[Pictured] Cast and Director of And Then She Ate Me. Photography by Will Pearson
A profound but unanswered question is asked in the hopes that the audience reads into it’s greater meaning. Manic repetition about a bird versus a flower creates a split in the room to be resolved democratically. Prop pieces are both deliberately and delicately littered around the house to allow theatergoers to better understand their subject. Via script, blocking, and vision, a house becomes a stage and two young women become grandmothers.

Go and see And Then She Ate Me, which is a performance that takes place in a house every night until March 9th on 120 Aberdeen Avenue. The play is a product of Ring’O Rosie Collective which consists of three young women named Lily Ross-Millard, Miranda Jones, who are the actors, and the Director Anne White.

The play uses the ambiance of what at one point would have been considered a suburban home to create a setting that is equal parts a loving home and witch coven. The three women work in tandem to allow audiences to explore the mysticism found within empowered femininity. The actors implore the audience to ask hard questions about the women in their life. Did she wear make up? Did she love herself? Was she good at sex?

These questions force people to expand on the definition of the women in their life in a way that makes audience members return their mother’s calls. When women’s issues are discussed, there is a tendency for men to talk about them in terms of their relationship with them. “I love women, I have sisters, daughters, and wives”.

Photo by Will Pearson

This method of talking about women serves to rob them of their autonomy. For men to speak of them only in relation to them is to say that women have no inherent value if they are not related to the speaker. And Then She Ate Me is an attempt for these three young women to use the power of their art to dispel these notions of women.

The play not only projects these messages to the audience, but seems to serve as an opportunity for reflection for the actors. In a conversation with Ring’O Rosie Collective, Arthur was able to touch on a key influence for their most recent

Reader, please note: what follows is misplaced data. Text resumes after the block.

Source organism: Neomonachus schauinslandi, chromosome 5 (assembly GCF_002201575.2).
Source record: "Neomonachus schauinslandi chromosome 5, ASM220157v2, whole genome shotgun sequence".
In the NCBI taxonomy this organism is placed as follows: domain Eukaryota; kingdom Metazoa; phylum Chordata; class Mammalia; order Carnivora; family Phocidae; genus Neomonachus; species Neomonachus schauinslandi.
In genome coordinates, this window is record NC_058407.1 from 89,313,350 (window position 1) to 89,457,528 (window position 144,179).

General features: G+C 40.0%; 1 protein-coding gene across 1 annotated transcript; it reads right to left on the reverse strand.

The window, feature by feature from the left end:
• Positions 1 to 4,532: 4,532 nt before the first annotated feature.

production. They talked up Zuffa Theater as a “major creative influence” on their work.

Zuffa Theater believes in drawing upon existing texts and even objects to inspire new pieces of art. This imprint that Zuffa theater left on the collective is evident through the creative use of a cookbook and recipe which rope the audience in by giving them something to interact with.

Anne, the director is ever present during the performance, taking notes and
making her presence known to the audience. She facilitates the migration from room to room and reminds the audience that women who work behind the scenes play no small role in creating ambience and mood that translates into a fulfilling experience.

Audiences are encouraged to partake in the performance which spans just over two hours in 120 Aberdeen Avenue.

The show lags at certain points, but the way the play is structured, even when one’s eyes wander they often fall on different objects around the house that beckon the question, what stories do these items tell?

Find out these stories by going to And Then She Ate Me as soon as possible.

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Josh Skinner is a loose cannon that gets results in the field of Journalism. He began in Radio doing interviews with local community members with his show Trent Variety, in 2015 he produced his own radio series for CanoeFM titled My Lands are the Highlands, both of which you can find at Soundcloud.com/trentvariety. He has since decided to pick up writing at Arthur Newspaper and can often be found lurking in the shadows at City Council meetings, observing high octane conversations about city planning and zoning.